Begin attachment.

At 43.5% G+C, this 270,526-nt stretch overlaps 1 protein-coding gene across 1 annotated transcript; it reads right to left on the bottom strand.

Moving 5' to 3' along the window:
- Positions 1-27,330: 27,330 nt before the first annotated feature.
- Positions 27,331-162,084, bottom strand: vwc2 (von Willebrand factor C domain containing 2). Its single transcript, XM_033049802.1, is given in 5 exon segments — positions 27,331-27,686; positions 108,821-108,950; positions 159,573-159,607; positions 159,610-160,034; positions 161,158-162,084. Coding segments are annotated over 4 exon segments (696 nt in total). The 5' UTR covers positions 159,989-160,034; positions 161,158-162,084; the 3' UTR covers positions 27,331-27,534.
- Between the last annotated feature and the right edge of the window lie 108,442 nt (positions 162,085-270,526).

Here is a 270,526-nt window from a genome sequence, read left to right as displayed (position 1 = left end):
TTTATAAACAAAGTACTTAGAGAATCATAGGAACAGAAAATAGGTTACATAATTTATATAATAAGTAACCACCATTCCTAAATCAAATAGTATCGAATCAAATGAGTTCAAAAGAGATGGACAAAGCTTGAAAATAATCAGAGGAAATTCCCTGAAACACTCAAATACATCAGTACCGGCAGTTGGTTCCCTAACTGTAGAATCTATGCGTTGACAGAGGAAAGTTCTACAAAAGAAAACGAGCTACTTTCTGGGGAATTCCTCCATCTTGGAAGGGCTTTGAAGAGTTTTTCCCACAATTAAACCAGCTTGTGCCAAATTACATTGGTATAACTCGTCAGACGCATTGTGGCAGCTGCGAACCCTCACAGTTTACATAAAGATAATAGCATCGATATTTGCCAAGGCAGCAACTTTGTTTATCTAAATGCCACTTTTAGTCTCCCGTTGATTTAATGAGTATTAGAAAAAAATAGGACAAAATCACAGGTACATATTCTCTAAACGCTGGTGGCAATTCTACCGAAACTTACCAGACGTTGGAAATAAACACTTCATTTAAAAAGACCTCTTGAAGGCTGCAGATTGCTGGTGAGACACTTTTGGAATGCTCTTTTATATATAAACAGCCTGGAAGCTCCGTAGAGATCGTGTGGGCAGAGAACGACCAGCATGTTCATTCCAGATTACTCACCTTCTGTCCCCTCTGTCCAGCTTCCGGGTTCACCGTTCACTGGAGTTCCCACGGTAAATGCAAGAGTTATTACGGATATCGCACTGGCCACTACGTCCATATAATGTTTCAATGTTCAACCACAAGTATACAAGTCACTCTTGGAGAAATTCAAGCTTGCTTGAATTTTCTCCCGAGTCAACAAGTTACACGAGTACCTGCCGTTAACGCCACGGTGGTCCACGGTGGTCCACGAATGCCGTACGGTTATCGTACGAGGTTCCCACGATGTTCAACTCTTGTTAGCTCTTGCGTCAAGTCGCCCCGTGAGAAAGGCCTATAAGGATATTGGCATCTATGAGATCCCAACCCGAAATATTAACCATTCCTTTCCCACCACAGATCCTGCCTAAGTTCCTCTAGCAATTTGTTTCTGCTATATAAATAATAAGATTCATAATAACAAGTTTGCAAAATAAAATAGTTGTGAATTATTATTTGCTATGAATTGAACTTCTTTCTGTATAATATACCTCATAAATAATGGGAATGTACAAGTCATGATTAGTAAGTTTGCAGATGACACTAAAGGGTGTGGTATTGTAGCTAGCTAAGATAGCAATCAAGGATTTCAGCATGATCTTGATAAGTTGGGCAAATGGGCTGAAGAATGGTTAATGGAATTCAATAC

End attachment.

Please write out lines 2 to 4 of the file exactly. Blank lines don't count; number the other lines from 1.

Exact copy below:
Moving 5' to 3' along the window:
- Positions 1-27,330: 27,330 nt before the first annotated feature.
- Positions 27,331-162,084, bottom strand: vwc2 (von Willebrand factor C domain containing 2). Its single transcript, XM_033049802.1, is given in 5 exon segments — positions 27,331-27,686; positions 108,821-108,950; positions 159,573-159,607; positions 159,610-160,034; positions 161,158-162,084. Coding segments are annotated over 4 exon segments (696 nt in total). The 5' UTR covers positions 159,989-160,034; positions 161,158-162,084; the 3' UTR covers positions 27,331-27,534.